For the third time in as many years, the Martha’s Vineyard Refuse District will ask member towns to approve funding to expand its central transfer station in Edgartown.

The $2.5 million project, first proposed in 2014, would more than double the station’s operational footprint of about four acres off Edgartown-West Tisbury Road. The plans call for a new access road for residential traffic, a new dropoff area for residential trash and recycling, and a second garbage scale for vehicles and commercial use.

$2.5 million bond needs approval from four towns to pass. — Mark Lovewell

Chilmark and Aquinnah approved the request in 2014, with Edgartown and West Tisbury following suit the next year. But the refuse district committee later discovered it had missed a 45-day window to gather town votes following its own approval in 2014, so it returned to voters again last year.

In the meantime, enough questions had surfaced during a public review by the Martha’s Vineyard Commission that Edgartown changed its mind, voting to postpone a decision on its share of spending on the project. With the project essentially dead in the water, Chilmark and Aquinnah pulled the article from their town meeting warrants last year, although it had already passed in West Tisbury.

All four member towns (Edgartown, West Tisbury, Chilmark and Aquinnah) will be asked to vote again at their annual town meetings this spring. All four need to approve the article for it to pass. Oak Bluffs and Tisbury operate their own trash district.

As before, Edgartown would pay 69.5 per cent of the 20-year bond, with West Tisbury paying 15.5 per cent, Chilmark paying 12 per cent, and Aquinnah paying three per cent.

At public hearings two winters ago, concerns centered on increased noise and visibility, and a general lack of detail surrounding the proposal. There were questions about the district’s longer-term plans for the site, given the scale of the expansion, although district manager Don Hatch said the expansion would not lead to increased use. He said a more detailed plan would rely on the $2.5 million bond for funding.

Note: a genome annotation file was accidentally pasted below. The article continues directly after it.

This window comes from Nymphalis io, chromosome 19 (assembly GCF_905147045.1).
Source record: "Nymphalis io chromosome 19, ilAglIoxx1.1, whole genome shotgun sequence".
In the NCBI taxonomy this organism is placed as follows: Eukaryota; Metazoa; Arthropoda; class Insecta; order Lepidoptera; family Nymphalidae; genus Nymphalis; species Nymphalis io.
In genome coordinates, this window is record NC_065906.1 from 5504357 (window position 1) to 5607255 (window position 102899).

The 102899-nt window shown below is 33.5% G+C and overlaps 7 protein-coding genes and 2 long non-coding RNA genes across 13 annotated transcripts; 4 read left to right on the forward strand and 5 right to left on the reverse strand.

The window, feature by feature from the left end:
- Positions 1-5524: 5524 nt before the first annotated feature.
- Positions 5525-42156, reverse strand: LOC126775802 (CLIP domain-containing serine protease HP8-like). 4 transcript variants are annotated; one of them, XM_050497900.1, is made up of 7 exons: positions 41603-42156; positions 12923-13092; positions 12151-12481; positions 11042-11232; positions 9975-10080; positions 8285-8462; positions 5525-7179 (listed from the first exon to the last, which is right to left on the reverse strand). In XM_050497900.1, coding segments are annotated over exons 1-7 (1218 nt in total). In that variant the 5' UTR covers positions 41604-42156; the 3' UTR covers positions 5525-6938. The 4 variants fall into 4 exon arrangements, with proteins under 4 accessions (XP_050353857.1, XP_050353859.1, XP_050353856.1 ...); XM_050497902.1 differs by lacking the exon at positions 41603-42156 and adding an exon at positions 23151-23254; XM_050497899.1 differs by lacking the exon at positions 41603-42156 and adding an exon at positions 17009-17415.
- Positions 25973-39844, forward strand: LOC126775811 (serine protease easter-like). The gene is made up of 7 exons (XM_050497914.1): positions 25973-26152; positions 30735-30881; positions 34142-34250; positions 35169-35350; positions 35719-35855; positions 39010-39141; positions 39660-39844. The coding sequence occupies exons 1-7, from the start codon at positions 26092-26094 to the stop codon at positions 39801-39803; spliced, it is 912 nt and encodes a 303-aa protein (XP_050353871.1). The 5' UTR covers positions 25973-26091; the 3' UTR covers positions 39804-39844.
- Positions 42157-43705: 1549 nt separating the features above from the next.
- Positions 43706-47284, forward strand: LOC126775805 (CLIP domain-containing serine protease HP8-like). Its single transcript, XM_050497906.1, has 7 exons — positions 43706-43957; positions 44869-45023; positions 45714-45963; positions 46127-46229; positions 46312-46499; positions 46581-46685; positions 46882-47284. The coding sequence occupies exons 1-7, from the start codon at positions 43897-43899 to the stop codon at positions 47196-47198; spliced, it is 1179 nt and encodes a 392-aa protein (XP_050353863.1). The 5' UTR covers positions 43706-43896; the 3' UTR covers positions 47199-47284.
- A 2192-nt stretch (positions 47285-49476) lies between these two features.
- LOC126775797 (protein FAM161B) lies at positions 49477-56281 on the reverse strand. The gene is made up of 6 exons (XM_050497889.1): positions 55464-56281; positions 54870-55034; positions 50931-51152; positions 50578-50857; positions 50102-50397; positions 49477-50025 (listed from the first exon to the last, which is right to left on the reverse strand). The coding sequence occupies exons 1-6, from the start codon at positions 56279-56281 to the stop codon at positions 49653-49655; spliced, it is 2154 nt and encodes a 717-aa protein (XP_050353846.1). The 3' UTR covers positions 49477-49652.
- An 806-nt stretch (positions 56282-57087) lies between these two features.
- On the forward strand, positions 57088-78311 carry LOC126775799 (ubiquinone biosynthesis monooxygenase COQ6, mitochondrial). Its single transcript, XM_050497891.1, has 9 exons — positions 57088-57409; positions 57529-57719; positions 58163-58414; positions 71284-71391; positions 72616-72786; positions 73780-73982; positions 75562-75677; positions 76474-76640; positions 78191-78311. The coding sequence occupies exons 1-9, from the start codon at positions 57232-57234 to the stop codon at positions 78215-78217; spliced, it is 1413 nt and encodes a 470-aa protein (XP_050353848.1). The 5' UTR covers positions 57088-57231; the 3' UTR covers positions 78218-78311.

Many tons of trash cross the scale at the transfer station every year. — Mark Lovewell

The commission closed the public hearing early last year but never voted on the plan.

Reached by phone this week, Mr. Hatch said the plans have not changed since last year and traffic congestion remains a problem at the central transfer station in Edgartown. “It’s something we really need to do,” he said of the project. He added that a yearlong food-waste study has also shed new light on the expansion plans which could include space for municipal composting.

At around the time the refuse district announced its plans in 2014, a statewide law went into effect requiring businesses producing more than a ton of food waste per week to compost or repurpose the waste. Existing facilities in the state and on the Island fall well short of being able to handle that much material, and the food waste ban has yet to be enforced.

The Island food waste study began last March with funding from the Martha’s Vision Fellowship and aims to provide a starting point for future management on the Island. As part of the study, a pilot program was launched last summer with workers collecting food waste from six participating restaurants and taking it to Morning Glory Farm in Edgartown to be composted. The pilot will continue this summer under the management of the nonprofit Island Grown Initiative.

Sophie Abrams, a West Tisbury resident who is leading the study, said in January that managing the Island’s food waste throughout the year would likely boil down to an increased capacity for composting, and recycling in the form of animal feed. Neither refuse district has composting facilities, although both have shown interest in the idea.

Mr. Hatch said the study found that composting would be essential to the Island, with the district playing a role. “So this would free up some space for that,” he said of the expansion project.

The idea is still a concept since the current expansion plan does not include a composting facility. Mr. Hatch said previously that a second phase of the project could include a building for construction and wood waste and an area for composting.

“We didn’t have an answer last year,” the refuse district manager said of the questions surrounding future uses of the site and whether they might include composting. “This is a possibility.”